I will say this: the situation was handled completely wrong, as was the incident at my son's former school. In the case of my son's school, it was pure, dumb luck that compensated for their incompetence and failure to follow procedure in preventing a tragedy. This was not the case Monday at Virginia Tech and there are dozens of families and thousands of other friends and relatives paying the price for it.
It could have been my kid or any other kid there.
By the way, in the course of the investigations over the gun incident and my son's fourth grade teacher, CPS higher-ups discovered that the Principal was embezzling money-- lots of money-- from the school. She was abruptly fired-- she was taken out of the school suddenly one day the next year and the locks to the school were changed on the spot. By the book, huh? More like "cook the books."
By then, my son had started attending another school; I'd bribed his mother into moving to another, better neighborhood. I paid the difference in rent (until she went back to work full time) between the ghetto apartment and the one in the safer neighborhood. It's a much better place. If anyone shows up to his school with a gun, it's one of the parents, coming off their shift. A lot of policemen and women live in the neighborhood.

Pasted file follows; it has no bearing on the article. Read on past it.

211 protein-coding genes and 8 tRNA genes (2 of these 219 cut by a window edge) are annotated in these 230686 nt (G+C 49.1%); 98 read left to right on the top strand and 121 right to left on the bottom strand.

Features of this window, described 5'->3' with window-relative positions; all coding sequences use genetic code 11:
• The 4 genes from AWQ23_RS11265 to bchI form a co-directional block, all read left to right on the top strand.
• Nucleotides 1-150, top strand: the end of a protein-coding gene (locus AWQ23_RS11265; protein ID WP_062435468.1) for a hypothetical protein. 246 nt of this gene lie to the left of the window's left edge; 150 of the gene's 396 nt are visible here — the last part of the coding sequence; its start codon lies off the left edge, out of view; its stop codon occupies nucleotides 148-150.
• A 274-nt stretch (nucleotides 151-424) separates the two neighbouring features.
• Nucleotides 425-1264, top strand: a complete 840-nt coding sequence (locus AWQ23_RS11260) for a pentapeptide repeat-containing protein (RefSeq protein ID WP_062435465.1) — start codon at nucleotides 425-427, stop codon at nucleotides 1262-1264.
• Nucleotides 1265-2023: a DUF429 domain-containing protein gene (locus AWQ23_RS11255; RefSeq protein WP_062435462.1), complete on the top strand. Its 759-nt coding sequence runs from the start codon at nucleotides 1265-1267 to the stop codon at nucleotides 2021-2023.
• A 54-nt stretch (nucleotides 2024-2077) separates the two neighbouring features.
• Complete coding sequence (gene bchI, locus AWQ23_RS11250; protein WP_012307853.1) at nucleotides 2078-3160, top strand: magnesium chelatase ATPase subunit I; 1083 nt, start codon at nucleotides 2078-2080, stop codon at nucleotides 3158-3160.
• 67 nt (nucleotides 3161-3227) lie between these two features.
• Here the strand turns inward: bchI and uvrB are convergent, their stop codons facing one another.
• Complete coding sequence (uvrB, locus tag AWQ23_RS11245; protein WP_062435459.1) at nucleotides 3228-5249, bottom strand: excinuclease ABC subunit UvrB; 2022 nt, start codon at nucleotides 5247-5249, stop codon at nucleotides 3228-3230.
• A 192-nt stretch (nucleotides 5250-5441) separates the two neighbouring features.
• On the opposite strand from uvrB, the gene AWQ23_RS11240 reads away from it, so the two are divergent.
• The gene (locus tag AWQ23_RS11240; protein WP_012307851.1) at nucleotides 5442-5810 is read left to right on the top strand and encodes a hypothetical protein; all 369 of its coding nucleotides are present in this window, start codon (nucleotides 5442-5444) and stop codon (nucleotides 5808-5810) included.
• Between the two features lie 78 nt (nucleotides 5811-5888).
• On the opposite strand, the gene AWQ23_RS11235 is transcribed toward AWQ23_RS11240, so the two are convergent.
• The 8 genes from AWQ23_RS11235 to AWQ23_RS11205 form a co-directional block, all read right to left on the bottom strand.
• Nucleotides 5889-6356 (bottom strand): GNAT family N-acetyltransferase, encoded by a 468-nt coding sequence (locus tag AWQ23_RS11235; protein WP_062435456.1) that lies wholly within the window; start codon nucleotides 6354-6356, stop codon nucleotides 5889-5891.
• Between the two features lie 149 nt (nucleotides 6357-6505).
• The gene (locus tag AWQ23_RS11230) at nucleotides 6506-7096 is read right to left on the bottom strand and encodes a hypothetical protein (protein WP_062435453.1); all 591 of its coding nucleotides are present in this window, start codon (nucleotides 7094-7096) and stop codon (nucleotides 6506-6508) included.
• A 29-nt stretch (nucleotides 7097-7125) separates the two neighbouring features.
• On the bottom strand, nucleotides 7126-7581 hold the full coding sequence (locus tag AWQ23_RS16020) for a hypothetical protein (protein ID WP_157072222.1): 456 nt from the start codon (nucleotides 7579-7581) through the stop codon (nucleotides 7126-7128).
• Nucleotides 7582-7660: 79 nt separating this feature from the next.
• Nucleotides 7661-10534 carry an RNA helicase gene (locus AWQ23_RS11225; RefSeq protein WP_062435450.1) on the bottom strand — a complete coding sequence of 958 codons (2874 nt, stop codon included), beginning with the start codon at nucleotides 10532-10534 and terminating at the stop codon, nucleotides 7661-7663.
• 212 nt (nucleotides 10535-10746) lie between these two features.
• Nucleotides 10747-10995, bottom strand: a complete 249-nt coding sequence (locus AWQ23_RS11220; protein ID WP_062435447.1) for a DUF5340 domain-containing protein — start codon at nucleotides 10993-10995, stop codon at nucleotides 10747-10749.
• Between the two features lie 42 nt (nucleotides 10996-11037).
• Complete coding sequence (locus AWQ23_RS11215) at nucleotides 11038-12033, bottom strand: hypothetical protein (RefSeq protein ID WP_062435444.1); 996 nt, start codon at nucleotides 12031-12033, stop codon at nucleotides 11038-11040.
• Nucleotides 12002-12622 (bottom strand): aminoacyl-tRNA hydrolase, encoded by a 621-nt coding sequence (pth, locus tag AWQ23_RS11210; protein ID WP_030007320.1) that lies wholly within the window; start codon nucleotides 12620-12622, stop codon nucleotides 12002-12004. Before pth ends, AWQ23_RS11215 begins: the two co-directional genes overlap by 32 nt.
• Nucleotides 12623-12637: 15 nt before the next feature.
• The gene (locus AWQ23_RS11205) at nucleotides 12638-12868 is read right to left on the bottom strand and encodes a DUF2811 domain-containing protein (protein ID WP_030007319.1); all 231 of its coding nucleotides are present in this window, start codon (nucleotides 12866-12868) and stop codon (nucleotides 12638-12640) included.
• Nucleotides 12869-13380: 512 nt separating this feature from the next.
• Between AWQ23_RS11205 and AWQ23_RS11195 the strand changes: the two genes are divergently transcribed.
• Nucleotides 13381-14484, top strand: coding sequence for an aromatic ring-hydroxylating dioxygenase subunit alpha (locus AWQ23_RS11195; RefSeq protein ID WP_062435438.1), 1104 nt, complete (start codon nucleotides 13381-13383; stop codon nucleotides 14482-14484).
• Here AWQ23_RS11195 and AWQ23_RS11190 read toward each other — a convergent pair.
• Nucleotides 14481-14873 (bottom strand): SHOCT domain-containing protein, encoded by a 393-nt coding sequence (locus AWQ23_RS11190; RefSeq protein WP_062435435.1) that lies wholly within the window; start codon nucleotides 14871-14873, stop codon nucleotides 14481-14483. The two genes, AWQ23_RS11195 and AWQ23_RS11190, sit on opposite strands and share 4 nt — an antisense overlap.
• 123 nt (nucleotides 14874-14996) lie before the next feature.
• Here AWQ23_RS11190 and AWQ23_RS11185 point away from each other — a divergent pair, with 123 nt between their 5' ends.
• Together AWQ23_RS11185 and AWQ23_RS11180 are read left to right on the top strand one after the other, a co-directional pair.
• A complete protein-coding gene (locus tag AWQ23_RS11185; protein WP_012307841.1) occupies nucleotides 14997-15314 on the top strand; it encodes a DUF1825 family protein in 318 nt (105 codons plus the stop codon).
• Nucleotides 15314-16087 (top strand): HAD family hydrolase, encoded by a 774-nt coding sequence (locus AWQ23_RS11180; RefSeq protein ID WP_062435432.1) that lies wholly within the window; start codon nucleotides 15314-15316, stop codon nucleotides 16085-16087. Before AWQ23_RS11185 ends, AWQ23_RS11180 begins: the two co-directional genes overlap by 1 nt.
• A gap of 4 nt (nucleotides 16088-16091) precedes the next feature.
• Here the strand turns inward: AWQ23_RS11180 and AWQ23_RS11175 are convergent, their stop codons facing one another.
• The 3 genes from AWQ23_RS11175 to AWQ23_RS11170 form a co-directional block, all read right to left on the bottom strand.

The weekend after the gun incident, my son and I were talking about it all, and he expressed sorrow for the boys who'd brought the gun-- that their home life was so bad that they didn't even realize that what they did was dangerous or wrong. I nearly cried. Bless his heart. I'm a pretty damned lucky guy. I never forget it.
I was thinking, about a week ago, about finishing this post and putting it up, when the horror at Northern Illinois University, an hour from my home, happened. I remembered how this post started-- at a seminar for teaching at-risk kids. Both the Virginia Tech and Northern Illinois University killers came from good homes and backgrounds. I don't think that anybody would characterize them as "at-risk." The boys who brought the gun to my son's school were, classically, "at-risk." What about these other guys? And on top of it, Northern Illinois University followed correct procedure. As an former educator, a parent, as someone who's lost a close friend to senseless murder, as someone who's had a lot of experience in life, who's gotten out of some potentially dire situations-- I don't have a clue how to deal with this all. What do we do?